Chase unleashed a set of changes which take affect tomorrow. These include Chase eliminating > 30 year term on Freddie Mac Fixed Rate products, eliminating LP Accept Plus documentation level, eliminating DU verbal VOE, limiting Maximum DTI on Agency products with LTVs > 80% to the more restrictive of 55% or AUS findings, revising LTVs and CLTVs on Agency Fixed and ARM (Amortizing and Interest Only) products, revising LTVs and CLTVs on Non-Agency Interest Only, temporarily Suspending Co-ops on Agency Interest Only products, and revising appraisal policy on Construction to Permanent loans to require the effective date of the appraisal be dated no more than 120 days before the effective date of the permanent financing.
Jobless Claims at 26-Year High
We did have some potentially market moving news out this morning. The number of U.S. workers filing new claims for jobless benefits hit a 26-year high, with Jobless Claims +58,000 to 573,000. That was the highest print since November 1982, when 612,000 workers submitted new claims for unemployment benefits. The four-week moving average of new jobless claims rose to 540,500 from 526,250 the prior week, the highest since Dec. 18, 1982 when a reading of 554,500 was recorded. Also, the U.S. trade deficit widened unexpectedly by 1.1% to $57.2 billion in October as imports from China rose to a new record and oil imports rebounded as prices fell by a record amount. After the news the 10-yr seems content at 2.65%, and mortgages are roughly unchanged.
Pre-Fed Meeting Primer
The FOMC meets next week. So what, you ask? They are expected to make another overnight rate cut. Keep in mind that the Fed’s mandate is to promote “maximum employment, stable prices, and moderate long-term interest rates”. Easy as pie. Its primary tool to do this is the use of “open market operations”, which are the purchases or sales of Treasury and agency securities in the open market. Open market operations alter the size of the Fed’s balance sheet, since it can make purchases with its own IOUs, rather than by selling other assets or borrowing funds from some other institution.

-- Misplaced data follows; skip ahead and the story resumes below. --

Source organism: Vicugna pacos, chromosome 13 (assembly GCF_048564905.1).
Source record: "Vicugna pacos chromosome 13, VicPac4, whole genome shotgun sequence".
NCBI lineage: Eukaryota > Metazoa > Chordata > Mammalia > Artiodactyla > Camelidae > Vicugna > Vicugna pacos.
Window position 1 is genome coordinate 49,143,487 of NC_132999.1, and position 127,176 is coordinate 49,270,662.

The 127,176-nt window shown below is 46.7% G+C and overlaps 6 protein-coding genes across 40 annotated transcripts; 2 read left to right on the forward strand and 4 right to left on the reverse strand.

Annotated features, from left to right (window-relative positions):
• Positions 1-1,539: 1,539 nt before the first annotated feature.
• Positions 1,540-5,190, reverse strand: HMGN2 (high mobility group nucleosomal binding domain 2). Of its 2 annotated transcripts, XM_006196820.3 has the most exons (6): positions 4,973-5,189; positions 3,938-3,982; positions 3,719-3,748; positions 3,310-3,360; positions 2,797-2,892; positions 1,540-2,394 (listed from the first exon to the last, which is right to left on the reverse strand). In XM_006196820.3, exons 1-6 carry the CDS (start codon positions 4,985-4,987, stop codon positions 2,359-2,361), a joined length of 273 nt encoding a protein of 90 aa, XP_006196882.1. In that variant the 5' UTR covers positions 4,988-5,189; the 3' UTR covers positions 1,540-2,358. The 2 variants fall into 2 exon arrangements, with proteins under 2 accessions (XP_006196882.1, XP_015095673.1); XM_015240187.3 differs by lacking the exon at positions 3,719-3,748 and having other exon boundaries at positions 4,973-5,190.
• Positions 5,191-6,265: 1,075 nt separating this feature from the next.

From a bank’s point of view, suddenly the Fed owes them, and it increases their assets. The Fed’s purchase of Treasury securities increases the supply of reserves in the banking system. Normally a bank will use at least some of the reserves to make new loans, crediting the loan recipient’s deposit account in the process. Recently, however, the Fed has increased reserves and the monetary base dramatically, but broader measures of the money stock have moved much less due to banks (and companies & individuals) being cautious.
Most think of the FOMC changing the overnight Fed Funds rate: an increased supply of reserves in the system will tend to decrease short-term interest rates via its effect on the federal funds rate. Fed Funds is the rate at which banks lend balances held at the Fed to one another as one bank, finding itself short of required reserves (due to withdrawals) borrows from another that has too many. Interestingly, direct bank-to-bank lending occurs at a higher rate, with the most common reference rate being the London Interbank Offered Rate (LIBOR).
Just lock your dog and your spouse in the trunk of the car for an hour.
When you open the trunk, which one is really happy to see you?